Monday, 4 November marks the end of the Department for Education's consultation on allowing independent schools to opt out of the Teachers' Pensions Scheme (TPS) in a more flexible manner. Martin Willis, Principal at Barnett waddingham thinks it is worth considering the impact any changes may have.
Martin Willis, Principal at Barnett Waddingham, said: “While we await the DfE’s consultation response, it’s worth considering the extent to which any change will impact on an issue that many independent schools are currently grappling with.
“TPS has a number of relatively unusual characteristics, and one of these is its ‘all or nothing’ participation requirement – it’s not possible for schools to offer membership to just some of their teachers. This has become more relevant following the increase in School contributions introduced in September – an increase from 16.4% to 23.6% was always going to be extremely challenging to absorb, and a number of Schools have already withdrawn from TPS with many others considering it. This proposal seeks to offer schools a compromise option that allows them to retain TPS for existing staff, and in this respect it makes sense and is likely to proceed.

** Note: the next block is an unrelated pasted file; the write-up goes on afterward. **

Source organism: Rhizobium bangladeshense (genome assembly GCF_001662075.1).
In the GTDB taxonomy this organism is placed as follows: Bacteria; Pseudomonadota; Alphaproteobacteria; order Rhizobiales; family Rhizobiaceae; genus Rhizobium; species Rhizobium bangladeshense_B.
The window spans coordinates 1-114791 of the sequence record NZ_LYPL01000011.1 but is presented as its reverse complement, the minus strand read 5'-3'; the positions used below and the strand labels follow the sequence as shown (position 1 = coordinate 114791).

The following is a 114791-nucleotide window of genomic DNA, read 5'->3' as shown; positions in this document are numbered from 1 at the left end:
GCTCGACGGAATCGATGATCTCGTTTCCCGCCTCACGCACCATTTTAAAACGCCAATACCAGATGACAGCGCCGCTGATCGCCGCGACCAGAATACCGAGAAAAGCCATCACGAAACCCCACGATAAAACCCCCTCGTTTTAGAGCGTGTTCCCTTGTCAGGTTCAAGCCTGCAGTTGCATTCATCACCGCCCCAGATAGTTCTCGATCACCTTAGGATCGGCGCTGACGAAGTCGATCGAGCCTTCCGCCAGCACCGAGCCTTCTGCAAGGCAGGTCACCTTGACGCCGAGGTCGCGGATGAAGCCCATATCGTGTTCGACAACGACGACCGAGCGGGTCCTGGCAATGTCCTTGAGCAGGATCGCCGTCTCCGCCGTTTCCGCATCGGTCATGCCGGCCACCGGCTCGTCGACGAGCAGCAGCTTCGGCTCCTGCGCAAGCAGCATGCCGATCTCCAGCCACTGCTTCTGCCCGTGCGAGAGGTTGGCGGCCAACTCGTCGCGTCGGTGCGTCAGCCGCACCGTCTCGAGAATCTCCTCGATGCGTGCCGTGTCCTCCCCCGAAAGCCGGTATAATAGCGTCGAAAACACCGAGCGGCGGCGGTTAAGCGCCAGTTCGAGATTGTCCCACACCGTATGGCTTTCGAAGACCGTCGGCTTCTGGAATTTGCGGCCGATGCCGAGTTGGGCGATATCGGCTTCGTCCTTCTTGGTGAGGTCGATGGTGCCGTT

"The question is will it make a difference?"
“The question is will it make any difference? The problem is that it isn’t really a middle ground option – unless Schools have particularly high turnover this is unlikely to significantly reduce costs for a number of years. If the recent increases are unaffordable this is unlikely to solve the issue.
“On top of this it will create a two tier benefit offering for staff in identical roles, which is unlikely to be conducive to a positive environment. Whilst retaining TPS membership for existing staff may support retention it won’t help with recruitment, particularly if the contributions offered to new hires are lower than they might be to cross-subsidise contributions to those in the TPS.
“There will doubtless be some schools who are on the cusp of finding TPS unaffordable and concerned by the potential for further increases, and if this flexibility is introduced it may well help them. However there will also be many to which it will not make a substantial difference, and so more independent schools are likely to exit. In turn this may lead the DfE to consider further options to stem the tide.
“As has been the case since the increase was announced it will be important for schools to carefully consider their options:
• whether to continue to offer access to TPS (potentially just for existing staff) based on cost and risk of change in the future; and
• if an alternative is to be considered making sure it’s well designed to meet the needs of both schools and staff.”